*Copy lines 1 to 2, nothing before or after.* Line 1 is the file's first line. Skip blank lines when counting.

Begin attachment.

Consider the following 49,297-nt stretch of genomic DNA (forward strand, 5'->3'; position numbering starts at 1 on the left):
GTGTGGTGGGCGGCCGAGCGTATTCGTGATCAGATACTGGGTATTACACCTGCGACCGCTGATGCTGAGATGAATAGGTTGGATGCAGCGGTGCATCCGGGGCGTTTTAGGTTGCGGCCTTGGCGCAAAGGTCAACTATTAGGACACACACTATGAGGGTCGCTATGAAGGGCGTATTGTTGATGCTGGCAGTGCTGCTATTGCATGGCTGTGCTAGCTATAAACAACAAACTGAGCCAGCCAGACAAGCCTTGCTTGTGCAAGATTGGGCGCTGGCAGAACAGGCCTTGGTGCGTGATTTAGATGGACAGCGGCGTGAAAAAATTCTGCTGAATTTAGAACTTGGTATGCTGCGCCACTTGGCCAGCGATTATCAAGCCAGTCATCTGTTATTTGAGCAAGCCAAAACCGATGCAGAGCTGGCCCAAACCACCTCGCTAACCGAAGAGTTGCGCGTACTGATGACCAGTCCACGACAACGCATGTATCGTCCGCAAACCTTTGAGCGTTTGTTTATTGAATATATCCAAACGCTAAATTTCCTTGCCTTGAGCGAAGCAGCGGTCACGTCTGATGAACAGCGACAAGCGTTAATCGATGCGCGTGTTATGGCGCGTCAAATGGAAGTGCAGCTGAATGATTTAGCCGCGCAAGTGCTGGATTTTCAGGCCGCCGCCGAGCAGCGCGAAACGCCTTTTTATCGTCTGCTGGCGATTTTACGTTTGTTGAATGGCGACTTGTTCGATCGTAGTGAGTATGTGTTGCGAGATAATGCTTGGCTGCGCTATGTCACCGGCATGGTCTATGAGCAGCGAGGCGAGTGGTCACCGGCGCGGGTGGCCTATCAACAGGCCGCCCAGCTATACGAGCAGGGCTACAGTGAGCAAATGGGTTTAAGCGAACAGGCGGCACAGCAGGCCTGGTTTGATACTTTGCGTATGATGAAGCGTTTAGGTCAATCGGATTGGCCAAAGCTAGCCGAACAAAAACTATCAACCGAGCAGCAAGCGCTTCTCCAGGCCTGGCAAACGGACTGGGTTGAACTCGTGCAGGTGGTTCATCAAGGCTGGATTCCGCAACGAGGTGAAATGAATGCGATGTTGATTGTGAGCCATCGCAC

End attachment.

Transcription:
Consider the following 49,297-nt stretch of genomic DNA (forward strand, 5'->3'; position numbering starts at 1 on the left):
GTGTGGTGGGCGGCCGAGCGTATTCGTGATCAGATACTGGGTATTACACCTGCGACCGCTGATGCTGAGATGAATAGGTTGGATGCAGCGGTGCATCCGGGGCGTTTTAGGTTGCGGCCTTGGCGCAAAGGTCAACTATTAGGACACACACTATGAGGGTCGCTATGAAGGGCGTATTGTTGATGCTGGCAGTGCTGCTATTGCATGGCTGTGCTAGCTATAAACAACAAACTGAGCCAGCCAGACAAGCCTTGCTTGTGCAAGATTGGGCGCTGGCAGAACAGGCCTTGGTGCGTGATTTAGATGGACAGCGGCGTGAAAAAATTCTGCTGAATTTAGAACTTGGTATGCTGCGCCACTTGGCCAGCGATTATCAAGCCAGTCATCTGTTATTTGAGCAAGCCAAAACCGATGCAGAGCTGGCCCAAACCACCTCGCTAACCGAAGAGTTGCGCGTACTGATGACCAGTCCACGACAACGCATGTATCGTCCGCAAACCTTTGAGCGTTTGTTTATTGAATATATCCAAACGCTAAATTTCCTTGCCTTGAGCGAAGCAGCGGTCACGTCTGATGAACAGCGACAAGCGTTAATCGATGCGCGTGTTATGGCGCGTCAAATGGAAGTGCAGCTGAATGATTTAGCCGCGCAAGTGCTGGATTTTCAGGCCGCCGCCGAGCAGCGCGAAACGCCTTTTTATCGTCTGCTGGCGATTTTACGTTTGTTGAATGGCGACTTGTTCGATCGTAGTGAGTATGTGTTGCGAGATAATGCTTGGCTGCGCTATGTCACCGGCATGGTCTATGAGCAGCGAGGCGAGTGGTCACCGGCGCGGGTGGCCTATCAACAGGCCGCCCAGCTATACGAGCAGGGCTACAGTGAGCAAATGGGTTTAAGCGAACAGGCGGCACAGCAGGCCTGGTTTGATACTTTGCGTATGATGAAGCGTTTAGGTCAATCGGATTGGCCAAAGCTAGCCGAACAAAAACTATCAACCGAGCAGCAAGCGCTTCTCCAGGCCTGGCAAACGGACTGGGTTGAACTCGTGCAGGTGGTTCATCAAGGCTGGATTCCGCAACGAGGTGAAATGAATGCGATGTTGATTGTGAGCCATCGCAC